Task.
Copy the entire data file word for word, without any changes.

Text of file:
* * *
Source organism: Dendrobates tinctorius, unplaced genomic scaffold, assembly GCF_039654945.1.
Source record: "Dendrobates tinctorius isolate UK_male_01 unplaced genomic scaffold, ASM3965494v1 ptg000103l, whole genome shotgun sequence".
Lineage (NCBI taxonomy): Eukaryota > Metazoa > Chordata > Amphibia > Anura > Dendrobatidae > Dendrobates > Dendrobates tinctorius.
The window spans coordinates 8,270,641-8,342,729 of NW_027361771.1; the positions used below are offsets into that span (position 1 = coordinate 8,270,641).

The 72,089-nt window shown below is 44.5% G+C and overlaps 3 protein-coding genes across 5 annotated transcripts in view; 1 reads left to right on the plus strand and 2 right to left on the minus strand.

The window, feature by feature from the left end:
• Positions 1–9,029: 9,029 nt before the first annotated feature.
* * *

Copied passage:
Source organism: Dendrobates tinctorius, unplaced genomic scaffold, assembly GCF_039654945.1.
Source record: "Dendrobates tinctorius isolate UK_male_01 unplaced genomic scaffold, ASM3965494v1 ptg000103l, whole genome shotgun sequence".
Lineage (NCBI taxonomy): Eukaryota > Metazoa > Chordata > Amphibia > Anura > Dendrobatidae > Dendrobates > Dendrobates tinctorius.
The window spans coordinates 8,270,641-8,342,729 of NW_027361771.1; the positions used below are offsets into that span (position 1 = coordinate 8,270,641).

The 72,089-nt window shown below is 44.5% G+C and overlaps 3 protein-coding genes across 5 annotated transcripts in view; 1 reads left to right on the plus strand and 2 right to left on the minus strand.

The window, feature by feature from the left end:
• Positions 1–9,029: 9,029 nt before the first annotated feature.